Help pending for area vets

Virginian-Pilot Editorial (Metered Paywall - 2 articles a month)

It’s tempting to greet the news that a location has been picked for a new Veterans Affairs outpatient clinic for South Hampton Roads with a grumbled “It’s about time!” The new clinic has been sorely needed for years, with the need only growing more urgent as the process has dragged on longer than in should have. But it’s better to put the past frustrations behind us and look to the now not-quite-so-distant future.


Crawford and Goedert: Citizens Should Engage with Redistricting Commission

By BEN CRAWFORD AND NICHOLAS GOEDER, published in Roanoke Times (Metered Paywall - 5 articles a month)

Last year, a broad coalition of academic experts in elections, good governance and gerrymandering endorsed Amendment 1, the statewide ballot referendum to form the Commonwealth’s first bipartisan, citizen-led redistricting commission. It was also endorsed by every major newspaper in the Commonwealth, including the Roanoke Times, which said the commission “represented a major step away from partisan gerrymandering” and that the referendum was “the most consequential vote on the November (2020) ballot.”

Crawford is a former faculty member at Virginia Tech’s Institute for Leadership and Volunteer Development. Goedert is a nationally renowned professor of political science at Virginia Tech, researching on legislative elections and political gerrymandering.

Graf: Floyd County statue stands in way of equal justice

By ALAN GRAF, published in Roanoke Times (Metered Paywall - 5 articles a month)

Editor’s note: This is a copy of the letter that Graf recently sent to Floyd County Circuit Judge Michael Fleenor: You may recall that when you first took office as Presiding Judge of the 27th Judicial Circuit, Floyd Circuit Court, I wrote the court asking you to consider taking down the Confederate statue in front of the Floyd Courthouse. At that time, I was not licensed in Virginia. I was licensed in Oregon and Tennessee.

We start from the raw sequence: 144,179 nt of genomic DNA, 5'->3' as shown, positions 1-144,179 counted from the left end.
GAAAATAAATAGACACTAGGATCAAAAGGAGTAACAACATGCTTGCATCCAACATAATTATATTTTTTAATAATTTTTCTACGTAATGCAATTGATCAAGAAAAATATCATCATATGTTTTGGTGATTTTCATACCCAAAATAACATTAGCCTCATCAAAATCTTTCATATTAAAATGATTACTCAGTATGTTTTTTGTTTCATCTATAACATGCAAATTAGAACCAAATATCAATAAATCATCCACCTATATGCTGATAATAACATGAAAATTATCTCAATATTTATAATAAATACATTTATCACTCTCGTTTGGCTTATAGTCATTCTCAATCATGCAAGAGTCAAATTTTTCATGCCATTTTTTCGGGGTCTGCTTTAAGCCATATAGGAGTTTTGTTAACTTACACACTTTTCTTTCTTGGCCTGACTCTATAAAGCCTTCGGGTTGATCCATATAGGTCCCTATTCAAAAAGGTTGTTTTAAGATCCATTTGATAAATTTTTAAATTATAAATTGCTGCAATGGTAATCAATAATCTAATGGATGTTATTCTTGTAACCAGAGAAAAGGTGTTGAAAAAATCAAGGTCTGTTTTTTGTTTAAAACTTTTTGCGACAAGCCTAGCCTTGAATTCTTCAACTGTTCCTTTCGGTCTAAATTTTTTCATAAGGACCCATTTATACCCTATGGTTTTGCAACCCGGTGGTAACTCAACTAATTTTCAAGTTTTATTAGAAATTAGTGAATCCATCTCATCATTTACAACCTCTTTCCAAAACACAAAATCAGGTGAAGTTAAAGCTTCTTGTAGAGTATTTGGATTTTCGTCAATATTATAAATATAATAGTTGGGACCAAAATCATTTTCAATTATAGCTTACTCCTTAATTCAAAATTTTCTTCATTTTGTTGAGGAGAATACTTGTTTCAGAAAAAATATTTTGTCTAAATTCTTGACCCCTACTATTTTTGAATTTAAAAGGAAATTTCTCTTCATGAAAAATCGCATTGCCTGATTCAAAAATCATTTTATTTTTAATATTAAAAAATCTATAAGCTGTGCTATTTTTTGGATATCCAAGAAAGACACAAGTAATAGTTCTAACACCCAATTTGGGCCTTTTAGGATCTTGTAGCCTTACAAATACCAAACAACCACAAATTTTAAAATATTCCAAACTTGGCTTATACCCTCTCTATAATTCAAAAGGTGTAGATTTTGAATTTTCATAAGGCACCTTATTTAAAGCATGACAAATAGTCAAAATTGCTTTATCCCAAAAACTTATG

Graf is an attorney in Floyd County

Rodriguez: Congress must assert its role in America’s war efforts

By ROSEANNE RODRIGUEZ, published in Virginian-Pilot (Metered Paywall - 2 articles a month)

When I joined the U.S. Army in 2004, I was ready to go to war. I trained as a combat medic, and with the Iraq War underway, I knew a deployment was imminent. Two years later, I was on my way to Mosul. I served there for 15 months and saw some of the worst of war. But I also served with incredible people. We served honorably, with a deep love for this country. If I had to do it over again, I would.

Rodriguez is a coalitions director with Concerned Veterans for America in Virginia

Pryor: For rural and urban Virginians, broadband access is a critical connection

By WAYNE F. PRYOR, published in Richmond Times-Dispatch (Access to this article limited to subscribers)

Rural Virginia is known for its abundance of resources — timber, livestock, corn, soybeans and dairy, to name a few, but broadband internet access is not one of them. Agriculture is Virginia’s largest industry and the key to rural prosperity; however, increasingly, participation in this industry requires reliable internet service. Virginia’s farmers depend on broadband just as they do roads, rails and ports to reach customers and participate in the agricultural supply chain that feeds America.

Pryor, a Goochland County hay and grain producer, is president of Virginia Farm Bureau Federation.